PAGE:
USC Taking Graduate Degree in Teaching Online
- By Dian Schaffhauser
The University of Southern California's Rossier School of Education is launching a master's of arts in teaching degree that will be delivered online. The new program begins in June of 2009.
MAT@USC combines online learning with field-based experiences and provides ongoing support for new teachers including job placement assistance and tuition reimbursement opportunities. The program can be completed in as little as one year on a full-time basis or can be spread over two to three years part-time. Students will be able to take the online program from anywhere there's access to the Internet.
The USC Rossier School has redesigned its traditional curriculum and customized it for the e-learning environment, which includes the integration of interactive lectures using streaming video, animation, and Web 2.0 technologies. Students will be able to interact with peers and professors through networking discussion feeds and profile pages, more familiar to social networking sites. A newsfeed, much like Facebook, displays upcoming events, assignments, and due dates. A platform allows for interactive video lectures or student group discussions and meetings through video Webcams, Students upload videos of themselves teaching in the classroom using a Flip Video camcorder or other recording device for their professors and peers to review and critique. All videos contain a real-time messaging system that saves and records written notes along with the time in the video the comment was made.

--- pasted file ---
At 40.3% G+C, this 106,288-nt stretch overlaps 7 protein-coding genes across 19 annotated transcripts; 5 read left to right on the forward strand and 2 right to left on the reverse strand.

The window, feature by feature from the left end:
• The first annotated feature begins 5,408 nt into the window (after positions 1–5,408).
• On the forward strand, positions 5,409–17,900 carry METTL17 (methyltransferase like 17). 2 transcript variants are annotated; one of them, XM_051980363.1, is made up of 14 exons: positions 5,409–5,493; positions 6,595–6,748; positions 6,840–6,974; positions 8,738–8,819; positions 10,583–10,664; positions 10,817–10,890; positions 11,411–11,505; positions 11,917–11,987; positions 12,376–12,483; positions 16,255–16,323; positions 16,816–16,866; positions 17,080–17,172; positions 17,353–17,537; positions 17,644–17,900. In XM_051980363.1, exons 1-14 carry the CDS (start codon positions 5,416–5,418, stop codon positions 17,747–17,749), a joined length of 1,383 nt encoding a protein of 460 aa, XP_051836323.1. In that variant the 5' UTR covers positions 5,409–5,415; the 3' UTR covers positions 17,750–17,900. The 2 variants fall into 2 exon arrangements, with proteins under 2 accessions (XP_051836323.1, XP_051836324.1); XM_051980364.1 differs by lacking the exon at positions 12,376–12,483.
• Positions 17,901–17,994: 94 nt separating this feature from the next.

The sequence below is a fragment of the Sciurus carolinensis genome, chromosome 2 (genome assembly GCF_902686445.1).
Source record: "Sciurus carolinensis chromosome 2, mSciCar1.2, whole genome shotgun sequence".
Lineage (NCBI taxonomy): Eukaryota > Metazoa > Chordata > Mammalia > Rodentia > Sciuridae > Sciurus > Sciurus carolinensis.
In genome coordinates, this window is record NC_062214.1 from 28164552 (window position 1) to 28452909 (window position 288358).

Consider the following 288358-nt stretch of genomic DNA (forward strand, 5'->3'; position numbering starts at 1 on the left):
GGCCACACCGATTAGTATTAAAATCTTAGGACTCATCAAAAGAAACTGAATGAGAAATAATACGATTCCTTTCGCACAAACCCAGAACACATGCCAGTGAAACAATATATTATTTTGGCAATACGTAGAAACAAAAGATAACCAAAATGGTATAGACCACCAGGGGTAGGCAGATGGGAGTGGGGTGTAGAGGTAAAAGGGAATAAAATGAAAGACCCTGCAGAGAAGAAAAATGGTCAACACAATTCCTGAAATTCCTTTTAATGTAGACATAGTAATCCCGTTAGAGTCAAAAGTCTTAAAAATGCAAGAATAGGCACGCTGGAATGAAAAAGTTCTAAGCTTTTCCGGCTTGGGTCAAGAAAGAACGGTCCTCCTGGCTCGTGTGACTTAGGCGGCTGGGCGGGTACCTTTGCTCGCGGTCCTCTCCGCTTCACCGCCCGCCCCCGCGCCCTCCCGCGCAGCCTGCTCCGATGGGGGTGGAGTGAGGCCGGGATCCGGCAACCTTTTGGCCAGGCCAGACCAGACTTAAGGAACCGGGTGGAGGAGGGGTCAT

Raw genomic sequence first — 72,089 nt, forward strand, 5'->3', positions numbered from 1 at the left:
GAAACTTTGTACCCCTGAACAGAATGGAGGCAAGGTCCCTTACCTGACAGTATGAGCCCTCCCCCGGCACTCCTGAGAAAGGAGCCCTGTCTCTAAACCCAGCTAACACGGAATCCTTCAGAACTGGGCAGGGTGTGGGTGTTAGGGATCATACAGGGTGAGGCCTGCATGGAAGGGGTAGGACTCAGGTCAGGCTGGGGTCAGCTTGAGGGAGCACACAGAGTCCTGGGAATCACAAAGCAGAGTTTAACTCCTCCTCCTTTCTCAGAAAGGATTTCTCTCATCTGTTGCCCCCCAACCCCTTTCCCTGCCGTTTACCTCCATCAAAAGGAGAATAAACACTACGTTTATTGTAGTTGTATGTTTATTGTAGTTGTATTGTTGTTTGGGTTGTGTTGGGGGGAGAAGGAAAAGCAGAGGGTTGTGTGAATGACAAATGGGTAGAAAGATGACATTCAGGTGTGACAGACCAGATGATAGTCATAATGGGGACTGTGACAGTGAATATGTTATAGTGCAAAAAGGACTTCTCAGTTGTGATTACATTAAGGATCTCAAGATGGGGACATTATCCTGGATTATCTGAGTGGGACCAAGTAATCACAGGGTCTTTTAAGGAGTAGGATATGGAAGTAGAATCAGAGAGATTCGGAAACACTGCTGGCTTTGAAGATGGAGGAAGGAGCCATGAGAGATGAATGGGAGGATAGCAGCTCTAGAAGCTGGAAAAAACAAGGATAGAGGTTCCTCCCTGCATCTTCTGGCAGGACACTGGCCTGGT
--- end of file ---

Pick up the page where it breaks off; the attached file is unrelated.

"For the first time ever, students will be able to achieve a master of arts in teaching degree from a highly-respected school like USC without having to relocate to Southern California," said School of Education Dean Karen Symms Gallagher. "Through the quality, convenience, and accessibility of this online program, we are committed to producing many more qualified, rigorously-trained teachers who will effect real change in high-need school districts."
In addition to offering the availability of academic and student services up to 16 hours a day, the program will monitor candidate performance on a variety of metrics to alert faculty of any difficulties in mastering coursework.
Dian Schaffhauser is a writer who covers technology and business for a number of publications. Contact her at firstname.lastname@example.org.